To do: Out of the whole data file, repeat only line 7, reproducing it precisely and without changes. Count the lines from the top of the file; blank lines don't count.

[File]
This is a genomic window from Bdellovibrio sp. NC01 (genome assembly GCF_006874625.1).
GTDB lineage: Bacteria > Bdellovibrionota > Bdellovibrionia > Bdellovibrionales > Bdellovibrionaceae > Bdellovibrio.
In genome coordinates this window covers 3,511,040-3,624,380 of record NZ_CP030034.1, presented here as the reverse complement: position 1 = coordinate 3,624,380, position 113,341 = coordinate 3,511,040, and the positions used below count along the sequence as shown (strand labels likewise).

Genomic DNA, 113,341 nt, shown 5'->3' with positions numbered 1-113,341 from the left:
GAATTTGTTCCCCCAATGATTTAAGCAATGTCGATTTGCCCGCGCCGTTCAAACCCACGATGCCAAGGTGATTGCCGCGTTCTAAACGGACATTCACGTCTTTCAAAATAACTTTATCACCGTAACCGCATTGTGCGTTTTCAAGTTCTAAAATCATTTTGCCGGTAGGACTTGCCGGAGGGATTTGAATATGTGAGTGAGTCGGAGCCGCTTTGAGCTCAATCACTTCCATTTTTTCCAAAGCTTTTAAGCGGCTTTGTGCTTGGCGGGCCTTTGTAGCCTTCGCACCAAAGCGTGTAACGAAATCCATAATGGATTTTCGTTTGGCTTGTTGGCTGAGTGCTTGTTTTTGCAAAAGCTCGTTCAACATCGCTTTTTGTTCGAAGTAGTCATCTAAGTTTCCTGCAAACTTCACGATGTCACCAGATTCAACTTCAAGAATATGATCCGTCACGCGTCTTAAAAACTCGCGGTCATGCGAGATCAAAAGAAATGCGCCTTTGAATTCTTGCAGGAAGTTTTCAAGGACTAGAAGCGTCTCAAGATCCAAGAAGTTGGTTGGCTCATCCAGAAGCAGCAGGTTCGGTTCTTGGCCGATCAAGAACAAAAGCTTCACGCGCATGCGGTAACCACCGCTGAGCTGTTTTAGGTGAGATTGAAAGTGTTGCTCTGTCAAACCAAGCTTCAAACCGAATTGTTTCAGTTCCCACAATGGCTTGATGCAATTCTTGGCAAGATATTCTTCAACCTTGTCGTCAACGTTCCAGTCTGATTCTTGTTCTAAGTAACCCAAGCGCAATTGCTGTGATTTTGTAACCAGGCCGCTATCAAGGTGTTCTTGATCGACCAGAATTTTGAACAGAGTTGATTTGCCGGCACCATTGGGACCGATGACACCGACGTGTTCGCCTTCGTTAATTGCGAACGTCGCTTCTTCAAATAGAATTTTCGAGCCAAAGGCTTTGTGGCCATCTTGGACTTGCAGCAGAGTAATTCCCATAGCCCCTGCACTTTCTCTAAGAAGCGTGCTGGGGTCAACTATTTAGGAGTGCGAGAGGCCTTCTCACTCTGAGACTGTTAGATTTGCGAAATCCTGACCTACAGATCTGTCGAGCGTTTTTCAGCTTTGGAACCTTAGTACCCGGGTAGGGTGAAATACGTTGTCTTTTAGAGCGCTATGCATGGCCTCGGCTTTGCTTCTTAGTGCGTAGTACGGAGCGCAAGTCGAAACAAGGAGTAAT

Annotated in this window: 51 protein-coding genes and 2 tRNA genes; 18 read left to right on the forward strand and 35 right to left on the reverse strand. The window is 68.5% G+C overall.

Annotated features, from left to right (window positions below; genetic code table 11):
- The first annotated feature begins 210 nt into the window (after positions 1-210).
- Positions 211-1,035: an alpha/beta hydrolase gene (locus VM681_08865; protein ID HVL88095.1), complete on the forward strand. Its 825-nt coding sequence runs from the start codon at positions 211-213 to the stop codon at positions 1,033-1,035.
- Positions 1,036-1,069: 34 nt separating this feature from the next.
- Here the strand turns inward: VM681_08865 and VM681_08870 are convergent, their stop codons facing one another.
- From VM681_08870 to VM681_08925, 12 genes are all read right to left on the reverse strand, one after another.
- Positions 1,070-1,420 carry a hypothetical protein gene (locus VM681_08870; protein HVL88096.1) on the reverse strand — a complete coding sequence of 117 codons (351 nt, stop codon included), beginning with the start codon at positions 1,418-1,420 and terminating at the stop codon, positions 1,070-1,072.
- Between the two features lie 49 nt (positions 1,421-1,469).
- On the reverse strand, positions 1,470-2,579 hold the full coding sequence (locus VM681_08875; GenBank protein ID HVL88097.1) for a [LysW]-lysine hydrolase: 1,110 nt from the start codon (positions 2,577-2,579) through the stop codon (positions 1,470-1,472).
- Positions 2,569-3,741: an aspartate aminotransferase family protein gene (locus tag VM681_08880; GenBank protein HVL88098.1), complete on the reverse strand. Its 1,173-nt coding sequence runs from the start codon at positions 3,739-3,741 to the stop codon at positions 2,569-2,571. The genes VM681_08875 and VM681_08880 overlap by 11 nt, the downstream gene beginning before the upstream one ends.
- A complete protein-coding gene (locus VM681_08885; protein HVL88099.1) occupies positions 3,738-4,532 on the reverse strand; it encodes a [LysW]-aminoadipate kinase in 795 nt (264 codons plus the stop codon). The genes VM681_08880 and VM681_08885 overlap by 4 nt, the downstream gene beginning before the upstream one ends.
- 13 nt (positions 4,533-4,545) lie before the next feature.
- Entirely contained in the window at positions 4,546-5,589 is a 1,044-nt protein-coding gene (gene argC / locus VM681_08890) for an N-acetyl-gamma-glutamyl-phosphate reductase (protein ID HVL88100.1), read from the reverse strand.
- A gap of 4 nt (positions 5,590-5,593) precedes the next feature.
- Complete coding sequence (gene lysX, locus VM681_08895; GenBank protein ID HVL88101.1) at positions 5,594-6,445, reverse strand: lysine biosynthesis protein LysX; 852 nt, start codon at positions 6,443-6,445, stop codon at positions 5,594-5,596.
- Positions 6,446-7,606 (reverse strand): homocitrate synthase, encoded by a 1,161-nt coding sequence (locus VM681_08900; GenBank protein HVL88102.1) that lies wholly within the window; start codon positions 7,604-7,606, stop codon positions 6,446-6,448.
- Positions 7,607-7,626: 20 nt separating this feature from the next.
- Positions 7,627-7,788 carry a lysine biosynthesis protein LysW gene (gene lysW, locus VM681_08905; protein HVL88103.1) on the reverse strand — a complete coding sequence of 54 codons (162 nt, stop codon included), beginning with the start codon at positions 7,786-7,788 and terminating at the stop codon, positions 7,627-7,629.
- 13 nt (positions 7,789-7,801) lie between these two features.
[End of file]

Annotated features, from left to right (window positions below; genetic code table 11):